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August 1, 2014

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Keeping kids in class often falls to novice school workers

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Sam Morris

Longtime attendance officer Lee Schell questions two Eldorado High students Wednesday. His experience means he’s in no danger of being bumped as others have.

In June, Adam Mauk was a Clark County School District attendance officer, his eight-hour days spent chasing down truants, breaking up house parties and ferrying students “left over” at the end of the day.

Today Mauk works fewer hours for less pay as a special education classroom aide at a Henderson elementary school, lifting students in and out of wheelchairs, escorting them to the bathroom and helping with their personal hygiene.

This is not what Mauk signed up for.

“Basically I sit there and watch the kids,” Mauk says.

And Mauk’s old job is being filled by a former elementary school permanent substitute.

This is what happens when the School District has to trim jobs based on seniority: Employees get shuffled around and end up in jobs they might never have wanted. Take, for instance, the case of Mauk and four other attendance officers. In the job shuffle over the summer triggered by layoffs, they were reassigned as classroom aides, taking a drop in both pay and working hours. In turn, five support employees — permanent substitutes — who might never have imagined being truancy officers filled their spots.

The shuffle occurs after the district identifies positions that are being eliminated and positions that are available to be filled. Employee qualifications and seniority are used to determine who will move into which jobs and who will ultimately be laid off.

In the recent budget cuts to save $120 million, the district dismantled the permanent substitute program. (Permanent substitutes had been assigned to specific campuses to fill in for regular licensed classroom teachers or support employees, as needed.)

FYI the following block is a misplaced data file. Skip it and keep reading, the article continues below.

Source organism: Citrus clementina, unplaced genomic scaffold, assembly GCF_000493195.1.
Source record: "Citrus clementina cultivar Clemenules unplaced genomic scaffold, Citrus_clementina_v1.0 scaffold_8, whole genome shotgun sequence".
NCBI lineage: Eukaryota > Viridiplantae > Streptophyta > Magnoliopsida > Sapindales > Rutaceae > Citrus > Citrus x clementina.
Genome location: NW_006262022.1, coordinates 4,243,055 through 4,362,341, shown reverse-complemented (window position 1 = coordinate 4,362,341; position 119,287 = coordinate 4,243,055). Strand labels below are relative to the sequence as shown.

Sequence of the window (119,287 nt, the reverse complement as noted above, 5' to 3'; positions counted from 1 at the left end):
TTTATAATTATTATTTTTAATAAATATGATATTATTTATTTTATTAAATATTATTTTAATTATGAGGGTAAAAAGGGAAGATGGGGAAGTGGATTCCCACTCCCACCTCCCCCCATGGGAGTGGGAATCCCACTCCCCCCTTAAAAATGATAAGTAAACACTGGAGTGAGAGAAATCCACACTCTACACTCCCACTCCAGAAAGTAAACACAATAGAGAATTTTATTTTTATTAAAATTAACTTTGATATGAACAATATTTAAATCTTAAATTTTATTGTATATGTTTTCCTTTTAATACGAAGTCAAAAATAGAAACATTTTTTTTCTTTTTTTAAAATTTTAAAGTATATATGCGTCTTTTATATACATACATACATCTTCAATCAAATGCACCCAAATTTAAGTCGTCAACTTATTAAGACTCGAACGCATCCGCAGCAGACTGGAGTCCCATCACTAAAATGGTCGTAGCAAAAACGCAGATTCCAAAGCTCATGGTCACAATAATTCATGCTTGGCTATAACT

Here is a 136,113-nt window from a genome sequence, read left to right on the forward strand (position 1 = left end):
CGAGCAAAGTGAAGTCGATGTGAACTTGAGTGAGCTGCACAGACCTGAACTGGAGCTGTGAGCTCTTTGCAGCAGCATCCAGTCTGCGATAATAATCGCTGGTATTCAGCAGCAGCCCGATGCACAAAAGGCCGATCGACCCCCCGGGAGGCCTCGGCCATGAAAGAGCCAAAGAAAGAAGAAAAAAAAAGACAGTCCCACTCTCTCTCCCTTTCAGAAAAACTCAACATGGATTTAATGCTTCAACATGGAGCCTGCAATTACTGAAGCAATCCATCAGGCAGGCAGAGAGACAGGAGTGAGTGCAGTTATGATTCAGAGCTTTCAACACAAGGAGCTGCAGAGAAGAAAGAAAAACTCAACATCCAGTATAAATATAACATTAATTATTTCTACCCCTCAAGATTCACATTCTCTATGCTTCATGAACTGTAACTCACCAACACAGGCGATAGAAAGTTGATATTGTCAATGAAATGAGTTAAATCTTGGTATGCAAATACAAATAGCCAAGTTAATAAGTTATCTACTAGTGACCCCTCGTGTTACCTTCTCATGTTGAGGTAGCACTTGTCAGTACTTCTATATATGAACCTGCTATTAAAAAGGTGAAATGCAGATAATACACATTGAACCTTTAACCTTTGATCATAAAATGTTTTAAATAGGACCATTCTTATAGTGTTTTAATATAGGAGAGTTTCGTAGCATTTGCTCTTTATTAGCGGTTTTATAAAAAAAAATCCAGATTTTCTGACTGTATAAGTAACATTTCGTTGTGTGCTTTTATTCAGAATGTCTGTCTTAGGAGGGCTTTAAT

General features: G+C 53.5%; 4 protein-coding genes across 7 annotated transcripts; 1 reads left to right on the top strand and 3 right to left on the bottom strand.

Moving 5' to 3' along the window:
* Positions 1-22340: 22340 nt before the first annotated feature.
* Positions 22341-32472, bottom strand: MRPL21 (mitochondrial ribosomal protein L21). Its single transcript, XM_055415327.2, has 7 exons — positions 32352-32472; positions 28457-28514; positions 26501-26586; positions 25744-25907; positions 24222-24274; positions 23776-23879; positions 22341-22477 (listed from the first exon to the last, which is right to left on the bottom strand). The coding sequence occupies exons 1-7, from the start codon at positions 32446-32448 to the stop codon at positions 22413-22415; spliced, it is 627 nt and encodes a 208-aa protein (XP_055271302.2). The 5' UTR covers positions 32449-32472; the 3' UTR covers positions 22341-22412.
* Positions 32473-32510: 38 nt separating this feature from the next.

Permanent subs were in the same job classification as attendance officers. When their positions were eliminated, some of them were shifted, bumping attendance officers with lesser seniority into classroom aide positions. The replaced aides with even less seniority, in turn, either lost their jobs in layoffs or bumped other workers still lower on the totem pole.

There is no requirement that attendance officers have background or experience in law enforcement, although many of them do.

One permanent substitute turned attendance officer says she misses the daily interaction with students in the school setting, but is nonetheless grateful that in her new job — which she said she was surprised to get — her salary hasn’t been cut.

She was relieved to learn she had enough seniority to land another position with the district, even if it’s a job she never expected to do.

“I know it’s sad that we came in and knocked other people out (of their jobs),” the new attendance officer, who asked not to be identified, said. “But our positions were eliminated — we had no choice.”

The district identified 574 jobs to be trimmed in a handful of departments. Of those, 281 employees have found other jobs with the district and 293 were laid off.

Though it’s true that some reassigned to be attendance officers might not have the background or experience of their predecessors, “there’s no saying they won’t develop,” said Bill Garis, the deputy chief human resources officer. “Then it becomes the district’s challenge to make sure they get the proper training and support.”